Happy Bandcamp Friday, y’all! I’ve been eager to get this list out into the world since the first item hit the ‘camp a couple of weeks ago, so without further ado, here are this month’s recommendations. Remember, fees are waived, so it’s a great day to show your support.
A big part of past Bandcamp Fridays has been music that’s resurfaced — extra copies of pressings that had sold out, or albums that are seeing the light of day after spending some time on the shelf. This Ophelia album is such a glorious example of the latter, as it hit Bandcamp a couple of weeks ago after having been recorded back in 2010. After hearing it and enjoying it tremendously — including a magnificent listen all the way through on a long run at dusk — it’s hard to imagine this not being out in the world. It immediately feels canonical, given the strength of these tunes and the involvement of two Richmond favorites: David Shutlz (a Bandcamp Friday favorite) and Jonathan Vassar, who you might remember from the excellent Lonely Rooms album I wrote about last month.
PJ Sykes — “Rain in to the Sea”
Speaking of David Shultz, I absolutely love the “Rain in to the Sea” cover PJ Sykes released today. What a perfect illustration how a song can vibrate harmoniously on wildly different wavelengths. (Ocean pun fully intended.) Halfway through this new version, it’s easy to imagine the song having been written with this arrangement in mind, especially when it comes to the delivery of the central metaphor. So cool. And can we all agree this cover art wins Bandcamp Friday?
There’s a specific anticipatory joy that floods in just before you hear a new Opin song for the first time. Their track record of adventurousness means you’re never sure where they’re about to take you. It’s exhilarating — especially when, time and time again, you end up thrilled with where they’ve decided to go with their sound, from their self-titled full length in 2017, to the EPs they’ve released since (including a cover of Mariah’s “Shinzo no Tobira” that I’ve listened to approximately 1.5 million times since it came out). I’m on pace to catch up with that play count when it comes to the first two songs from their upcoming LP, Media & Memory — out 10/30 on WarHen Records. I couldn’t decide which to embed below, so they’re both there. And while I don’t know where the other seven tracks on the album will go, I know by now to sit back and enjoy the ride, because Opin’s sense of sonic navigation is as good as it gets.
We’ve all heard “You are what you eat,” but “You are who (whom?) you hear” seems increasingly applicable the more time we spend with earbuds in catching up on the podcasts that reflect and shape our thinking about the world. The voice that’s been bouncing around my brain most during the pandemic has been Steven Hyden’s; his 36 from the Vault podcast about the Dick’s Picks Grateful Dead live album series has been my primary means of auditory escape. As a result, the line between his thinking on music and mine is starting to blur, and when he tweeted the following, I was eager to snag my own seat on the Bartees Bandwagon™:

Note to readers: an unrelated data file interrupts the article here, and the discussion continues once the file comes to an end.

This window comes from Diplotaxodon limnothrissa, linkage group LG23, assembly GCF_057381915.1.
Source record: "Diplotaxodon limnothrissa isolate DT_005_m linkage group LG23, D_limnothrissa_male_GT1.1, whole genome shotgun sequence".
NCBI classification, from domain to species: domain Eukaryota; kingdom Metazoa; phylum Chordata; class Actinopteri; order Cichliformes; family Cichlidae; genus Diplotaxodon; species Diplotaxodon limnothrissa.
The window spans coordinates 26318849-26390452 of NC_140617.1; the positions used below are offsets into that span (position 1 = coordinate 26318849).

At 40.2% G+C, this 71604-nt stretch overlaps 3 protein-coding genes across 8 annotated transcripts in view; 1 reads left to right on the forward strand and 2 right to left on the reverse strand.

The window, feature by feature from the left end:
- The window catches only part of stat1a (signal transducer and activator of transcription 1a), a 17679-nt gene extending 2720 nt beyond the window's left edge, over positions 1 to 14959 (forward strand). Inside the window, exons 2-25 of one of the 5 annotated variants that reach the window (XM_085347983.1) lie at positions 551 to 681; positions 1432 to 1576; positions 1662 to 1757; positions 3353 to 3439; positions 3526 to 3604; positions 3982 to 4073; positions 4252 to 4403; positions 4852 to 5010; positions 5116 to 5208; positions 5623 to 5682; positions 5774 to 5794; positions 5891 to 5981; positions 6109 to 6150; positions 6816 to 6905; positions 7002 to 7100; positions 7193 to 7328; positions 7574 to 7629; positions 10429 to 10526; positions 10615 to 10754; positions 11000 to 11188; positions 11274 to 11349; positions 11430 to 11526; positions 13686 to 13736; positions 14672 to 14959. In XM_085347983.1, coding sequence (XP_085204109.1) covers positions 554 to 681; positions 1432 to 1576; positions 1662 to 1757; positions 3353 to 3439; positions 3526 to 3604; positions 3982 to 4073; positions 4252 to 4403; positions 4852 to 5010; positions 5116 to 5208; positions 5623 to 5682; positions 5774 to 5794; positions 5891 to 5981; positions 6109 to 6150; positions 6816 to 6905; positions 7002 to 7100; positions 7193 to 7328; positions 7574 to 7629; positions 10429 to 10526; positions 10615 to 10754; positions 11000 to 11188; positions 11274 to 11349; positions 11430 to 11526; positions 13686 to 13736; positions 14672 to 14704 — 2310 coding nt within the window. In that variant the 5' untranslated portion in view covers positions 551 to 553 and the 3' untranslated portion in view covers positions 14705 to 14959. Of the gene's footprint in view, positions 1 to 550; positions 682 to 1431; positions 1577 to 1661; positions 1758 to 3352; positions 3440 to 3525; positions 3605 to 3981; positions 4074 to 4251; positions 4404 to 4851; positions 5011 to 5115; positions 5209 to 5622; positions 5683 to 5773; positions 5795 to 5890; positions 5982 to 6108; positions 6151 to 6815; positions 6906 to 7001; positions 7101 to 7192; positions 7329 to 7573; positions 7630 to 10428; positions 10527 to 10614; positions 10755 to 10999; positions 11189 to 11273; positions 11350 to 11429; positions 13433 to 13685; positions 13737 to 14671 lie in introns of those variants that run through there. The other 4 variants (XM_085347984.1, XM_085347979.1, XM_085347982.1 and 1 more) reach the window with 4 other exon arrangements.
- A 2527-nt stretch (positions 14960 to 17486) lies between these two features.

Live Forever promises to be one of this year’s most celebrated albums, and today’s the big release day. I’m 100% in. It’s so good. The “Half Orange/Half Bone” pressing I snagged is sold out, but he recently added a “Red with Bone & Orange Splatter” variant, and copies of that are still available. Don’t sleep. As a side note, the Hyden-Strange connection came full circle with the publication of this Uproxx interview. Don’t sleep on that either. No sleeping whatsoever, ok? It’s Bandcamp Friday!
This is the second live album Hiss Golden Messenger has released during the pandemic — click here for my post about the first one. Proceeds are going to the same great cause — the Durham Public Schools Foundation — but not a single song is repeated from his previous live release, which is fun. One other Hiss-related recommendation: If you’re not already signed up for M.C. Taylor “Kitchen Table Speculator” mailing list, I recommend it highly. He includes poetry, books and music he’s been enjoying, and words of hope like these:
I realize that life is chaotic and complicated right now. I’m trying to remember to take some time each day or week to thank the folks that keep showing up, nose to the grindstone, every day. I’m trying to give back to my community with emotions as well as dollars. If you have the bandwidth, please consider donating your time, money, or other resources to an organization doing good work in your community. I’ve found it’s the best way to alleviate feelings of hopelessness.
I plan to heed that excellent advice by downloading School Daze right about now.
If you’ve been following this Bandcamp bonanza from the very beginning, you might remember that my very first Bandcamp Friday post included music by Avery Fogarty, who fronts the Richmond band Hotspit. That group just released a three-track live session, which is very exciting. I’m especially fond of the first track, which illustrates the range the group has, and how great they sound in exploratory mode. Well worth a download.
Other items on my radar today:
Sam Gendel — DRM
Spacebomb House Band — X: Kernel Eternal
Mdou Moctar — Mixtape Vol 6
Phil Cook — From the Kitchen: Winston-Salem, NC – 10/27/2018 @ Ramkat
ragenap — “masters of war” (benefits Sustain Chicago Music)
Various — Good Music to Avert the Collapse of American Democracy, Volume 2 (benefits Voting Rights Lab)
John Moreland — Live at The Grey Eagle – Asheville, NC – 6/9/19
addy — re call/bug (benefits MAD RVA)
Durand Jones & The Indications — “Power To The People”
Avery Fogarty — “sunken cities“